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Why Saudi Arabia doesn’t give a hoot about West’s sportswashing critique

time:2023-11-30 21:18:58source:androidauthor:xsn

When the leagues in Europe and Latin America unfold next season, the gaze of billion football voyeurs could pause briefly on the blooming desert megapolis of the Middle East: Saudi Arabia, the most powerful country of the geographical entity. By then, two of the most popular footballers in Europe, those that defined the game in the last two decades, its fandom, its economics and policies, would be kicking the ball around in ostentatiously revamped arenas fitted with the latest cooling technology.

Why Saudi Arabia doesn’t give a hoot about West’s sportswashing critique

Both Lionel Messi and Cristiano Ronaldo are past their peak years, few clubs in Europe would break the bank to acquire their signature, but for Saudi, their acquisition, even if they are traipsing through their twilight years, is an accomplishment worthier than every pound they splurge on them. The money involved is incredulous. Ronaldo is on a 200-million-dollar-a-year deal at Al Nassr. Messi, should the transfer progress, could earn twice that amount at Al Hilal. From a purely sporting perspective, it seems counter-intuitive to invest such hefty sums of two footballers in the sunset of their careers, no matter how great they once were. The clubs in the country might stop with them, in the next few years, it could be the preferred destination of most semi-retired footballers, fed with similarly astronomical sums. They could rather invest in building infrastructure, hiring the best coaches in the world, or installing a robust system.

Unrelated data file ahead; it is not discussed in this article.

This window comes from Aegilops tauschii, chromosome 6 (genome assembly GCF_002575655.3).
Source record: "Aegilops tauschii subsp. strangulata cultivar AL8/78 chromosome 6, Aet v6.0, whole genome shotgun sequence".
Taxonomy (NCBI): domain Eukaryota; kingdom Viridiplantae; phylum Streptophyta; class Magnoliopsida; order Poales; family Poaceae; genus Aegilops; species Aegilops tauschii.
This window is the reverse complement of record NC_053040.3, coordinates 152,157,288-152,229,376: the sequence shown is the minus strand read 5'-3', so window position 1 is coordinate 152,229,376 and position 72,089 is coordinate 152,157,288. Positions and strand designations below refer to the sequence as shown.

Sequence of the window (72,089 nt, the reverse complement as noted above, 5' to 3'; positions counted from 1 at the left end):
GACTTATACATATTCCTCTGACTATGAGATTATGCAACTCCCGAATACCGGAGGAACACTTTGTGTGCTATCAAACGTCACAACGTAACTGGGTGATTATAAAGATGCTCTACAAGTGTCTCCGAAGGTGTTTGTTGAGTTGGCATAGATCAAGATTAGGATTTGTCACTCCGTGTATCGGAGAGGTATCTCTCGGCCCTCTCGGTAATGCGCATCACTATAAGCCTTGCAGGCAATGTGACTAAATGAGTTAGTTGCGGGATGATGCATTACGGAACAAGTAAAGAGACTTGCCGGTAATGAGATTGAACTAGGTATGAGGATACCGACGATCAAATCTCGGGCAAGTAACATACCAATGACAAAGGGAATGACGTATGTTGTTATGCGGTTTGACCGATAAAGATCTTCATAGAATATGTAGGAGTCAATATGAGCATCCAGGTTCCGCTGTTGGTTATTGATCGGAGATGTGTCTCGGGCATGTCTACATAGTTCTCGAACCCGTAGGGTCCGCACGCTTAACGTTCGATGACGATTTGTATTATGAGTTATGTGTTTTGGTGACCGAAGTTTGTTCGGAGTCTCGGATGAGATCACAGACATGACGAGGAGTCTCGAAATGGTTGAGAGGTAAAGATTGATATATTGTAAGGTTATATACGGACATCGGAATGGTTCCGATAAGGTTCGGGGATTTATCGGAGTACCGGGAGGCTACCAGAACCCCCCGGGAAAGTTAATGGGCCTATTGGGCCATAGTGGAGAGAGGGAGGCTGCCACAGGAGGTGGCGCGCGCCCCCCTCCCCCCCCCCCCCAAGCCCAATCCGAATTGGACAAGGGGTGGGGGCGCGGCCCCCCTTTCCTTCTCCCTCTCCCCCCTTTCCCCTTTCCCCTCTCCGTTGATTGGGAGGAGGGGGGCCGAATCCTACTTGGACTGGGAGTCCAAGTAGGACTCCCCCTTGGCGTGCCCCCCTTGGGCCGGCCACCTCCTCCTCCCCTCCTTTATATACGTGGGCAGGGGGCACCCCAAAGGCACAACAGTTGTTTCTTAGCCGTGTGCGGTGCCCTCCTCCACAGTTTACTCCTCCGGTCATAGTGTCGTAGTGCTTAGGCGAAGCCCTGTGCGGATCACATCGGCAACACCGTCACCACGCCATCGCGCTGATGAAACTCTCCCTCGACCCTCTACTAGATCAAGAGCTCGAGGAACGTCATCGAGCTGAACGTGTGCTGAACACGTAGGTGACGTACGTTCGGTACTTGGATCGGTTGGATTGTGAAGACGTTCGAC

Why Saudi Arabia doesn’t give a hoot about West’s sportswashing critique

But the ambition of Saudi Arabia is not to become a football superpower alone, but rather rebrand its image, to change the lens through which the world watches, judges and perceives them, to host the largest sporting events in the world like the Football World Cup and the Olympics, to make it more amenable for sporting investments.

Why Saudi Arabia doesn’t give a hoot about West’s sportswashing critique

Lionel Messi, Saudi Tourism AuthorityMessi with his wife and kids in Saudi Arabia. (Saudi Tourism Authority)